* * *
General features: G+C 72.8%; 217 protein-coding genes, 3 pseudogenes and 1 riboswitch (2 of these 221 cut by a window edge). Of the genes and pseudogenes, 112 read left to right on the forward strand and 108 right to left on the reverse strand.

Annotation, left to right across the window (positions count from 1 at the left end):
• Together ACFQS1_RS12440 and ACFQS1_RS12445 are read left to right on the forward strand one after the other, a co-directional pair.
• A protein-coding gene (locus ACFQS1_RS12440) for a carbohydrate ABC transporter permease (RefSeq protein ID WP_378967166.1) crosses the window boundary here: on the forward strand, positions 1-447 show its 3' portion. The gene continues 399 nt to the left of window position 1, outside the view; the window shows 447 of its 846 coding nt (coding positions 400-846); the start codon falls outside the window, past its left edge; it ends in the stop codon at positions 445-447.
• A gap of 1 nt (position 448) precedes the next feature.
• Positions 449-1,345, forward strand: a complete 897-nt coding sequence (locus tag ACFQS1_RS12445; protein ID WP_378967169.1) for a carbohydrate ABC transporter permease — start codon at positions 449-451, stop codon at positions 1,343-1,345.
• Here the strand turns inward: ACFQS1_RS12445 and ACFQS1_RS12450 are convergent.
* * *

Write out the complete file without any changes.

General features: G+C 72.8%; 217 protein-coding genes, 3 pseudogenes and 1 riboswitch (2 of these 221 cut by a window edge). Of the genes and pseudogenes, 112 read left to right on the forward strand and 108 right to left on the reverse strand.

Annotation, left to right across the window (positions count from 1 at the left end):
• Together ACFQS1_RS12440 and ACFQS1_RS12445 are read left to right on the forward strand one after the other, a co-directional pair.
• A protein-coding gene (locus ACFQS1_RS12440) for a carbohydrate ABC transporter permease (RefSeq protein ID WP_378967166.1) crosses the window boundary here: on the forward strand, positions 1-447 show its 3' portion. The gene continues 399 nt to the left of window position 1, outside the view; the window shows 447 of its 846 coding nt (coding positions 400-846); the start codon falls outside the window, past its left edge; it ends in the stop codon at positions 445-447.
• A gap of 1 nt (position 448) precedes the next feature.
• Positions 449-1,345, forward strand: a complete 897-nt coding sequence (locus tag ACFQS1_RS12445; protein ID WP_378967169.1) for a carbohydrate ABC transporter permease — start codon at positions 449-451, stop codon at positions 1,343-1,345.
• Here the strand turns inward: ACFQS1_RS12445 and ACFQS1_RS12450 are convergent.